Best known for producing Caymus — a Napa Cab which gained a massive following over the last 10 years, especially with its “Special Selection” bottling (tragically not reviewed here) — the Wagner family actually produces wine under a multitude of labels. We tried six, courtesy of a TastingPanel.com kit of minis sent our way. Notes follow.
2009 Mer Soleil “Silver” Unoaked Chardonnay Santa Lucia Highlands – A fresh white with big pineapple, fig, and some lemon notes. More buttery than you’d expect from an unoaked Chardonnay, but still lively. B+ / $22
2008 Mer Soleil Chardonnay Santa Lucia Highlands – Now, the barrel-fermented version, an oaky bomb that feels quite heavy on the alcohol. Surprising fruit flavor is a bit at odds with some green, unripened notes, but overall it’s a reasonably well-balanced and drinkable, modern Chardonnay. B / $32
2009 Conundrum California – One of my perennial favorite white wines (a blend of Chardonnay, Sauvignon Blanc, Viognier, Muscat, and another mystery grape, all sourced from all over the state), the former Caymus-branded Conundrum in 2009 is a bit on the medicinal side, heavy with what tastes like a lot of Chenin Blanc character. Opens up and balances itself a bit as you drink it, but it’s not Conundrum’s greatest hit. B+ / $22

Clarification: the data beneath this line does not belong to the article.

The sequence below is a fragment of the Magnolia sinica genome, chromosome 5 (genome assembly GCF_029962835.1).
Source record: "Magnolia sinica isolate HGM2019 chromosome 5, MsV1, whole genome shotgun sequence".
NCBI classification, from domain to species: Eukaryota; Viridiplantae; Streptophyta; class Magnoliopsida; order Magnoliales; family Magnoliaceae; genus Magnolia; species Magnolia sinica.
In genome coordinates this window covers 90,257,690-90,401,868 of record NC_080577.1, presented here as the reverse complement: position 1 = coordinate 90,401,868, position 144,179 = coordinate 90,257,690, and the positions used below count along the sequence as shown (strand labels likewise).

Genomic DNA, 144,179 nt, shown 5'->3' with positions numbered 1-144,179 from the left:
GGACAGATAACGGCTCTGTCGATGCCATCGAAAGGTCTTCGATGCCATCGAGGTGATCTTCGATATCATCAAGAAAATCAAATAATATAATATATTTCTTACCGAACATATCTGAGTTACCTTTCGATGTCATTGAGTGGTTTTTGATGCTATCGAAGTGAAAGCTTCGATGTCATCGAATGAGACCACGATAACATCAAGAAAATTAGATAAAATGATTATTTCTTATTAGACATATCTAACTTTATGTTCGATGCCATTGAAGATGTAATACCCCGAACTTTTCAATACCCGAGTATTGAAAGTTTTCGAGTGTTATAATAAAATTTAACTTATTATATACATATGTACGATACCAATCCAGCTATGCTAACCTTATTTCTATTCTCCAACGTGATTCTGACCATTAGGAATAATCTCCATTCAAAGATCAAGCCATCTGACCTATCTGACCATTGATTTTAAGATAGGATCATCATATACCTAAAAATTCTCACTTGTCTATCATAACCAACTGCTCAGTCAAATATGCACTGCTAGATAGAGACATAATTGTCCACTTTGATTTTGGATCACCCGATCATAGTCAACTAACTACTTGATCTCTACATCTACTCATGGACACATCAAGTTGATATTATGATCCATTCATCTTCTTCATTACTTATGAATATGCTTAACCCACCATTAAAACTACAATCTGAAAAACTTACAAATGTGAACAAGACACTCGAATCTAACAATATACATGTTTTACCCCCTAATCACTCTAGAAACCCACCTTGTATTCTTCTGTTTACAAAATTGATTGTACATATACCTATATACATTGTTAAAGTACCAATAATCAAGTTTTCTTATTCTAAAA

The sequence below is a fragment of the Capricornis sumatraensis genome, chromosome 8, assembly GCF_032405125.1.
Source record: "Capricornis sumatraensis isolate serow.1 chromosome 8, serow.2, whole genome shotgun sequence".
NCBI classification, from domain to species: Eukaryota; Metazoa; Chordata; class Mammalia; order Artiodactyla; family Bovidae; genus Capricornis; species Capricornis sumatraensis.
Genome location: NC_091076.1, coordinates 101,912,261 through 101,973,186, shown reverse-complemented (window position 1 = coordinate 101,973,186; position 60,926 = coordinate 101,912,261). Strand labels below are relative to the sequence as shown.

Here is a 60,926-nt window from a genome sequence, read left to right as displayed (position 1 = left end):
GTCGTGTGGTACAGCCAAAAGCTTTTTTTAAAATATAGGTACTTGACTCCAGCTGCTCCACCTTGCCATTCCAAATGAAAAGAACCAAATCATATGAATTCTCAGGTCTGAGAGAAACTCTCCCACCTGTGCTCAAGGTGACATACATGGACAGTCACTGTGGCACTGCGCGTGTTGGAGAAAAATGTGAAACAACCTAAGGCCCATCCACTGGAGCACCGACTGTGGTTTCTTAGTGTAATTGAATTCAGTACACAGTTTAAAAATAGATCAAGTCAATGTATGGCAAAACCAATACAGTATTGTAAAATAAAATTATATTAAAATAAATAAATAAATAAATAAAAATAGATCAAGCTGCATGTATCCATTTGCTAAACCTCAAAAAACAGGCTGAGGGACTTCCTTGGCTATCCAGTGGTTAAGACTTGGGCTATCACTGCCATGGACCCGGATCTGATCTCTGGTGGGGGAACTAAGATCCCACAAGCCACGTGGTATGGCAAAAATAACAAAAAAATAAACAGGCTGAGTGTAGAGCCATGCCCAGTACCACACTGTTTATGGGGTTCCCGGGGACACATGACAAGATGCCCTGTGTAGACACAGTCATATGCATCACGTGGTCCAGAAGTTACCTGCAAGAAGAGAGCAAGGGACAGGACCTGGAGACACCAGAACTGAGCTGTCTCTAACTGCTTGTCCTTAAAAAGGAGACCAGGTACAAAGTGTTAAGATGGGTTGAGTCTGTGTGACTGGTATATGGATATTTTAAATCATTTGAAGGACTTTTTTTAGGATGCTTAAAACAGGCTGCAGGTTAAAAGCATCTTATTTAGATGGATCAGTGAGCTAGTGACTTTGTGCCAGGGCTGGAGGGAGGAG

2009 Meiomi Pinot Noir (not pictured) – Quite thin and overly fruited, this Pinot, from a blend of grapes all over California, doesn’t really gel. Tastes very young and undercooked. Clearly a value play. C+ / $22
2009 Belle Glos Pinot Noir Santa Maria Valley – A much better Pinot for not a huge investment, this So Cal wine offers traditional, vibrant and lightly tart cherry notes, and a clean finish. A- / $44
2008 Caymus Cabernet Sauvignon Napa Valley – This is the wine which I owe my oenophilia to, having downed many a bottle back in the mid-’90s, when Caymus was readily available for $20 a bottle. Now a minor cult classic, it’s showing its age a bit, with ruddy, lightly raisiny notes, and a slightly flabby body. Still a winner, though. B+ / $68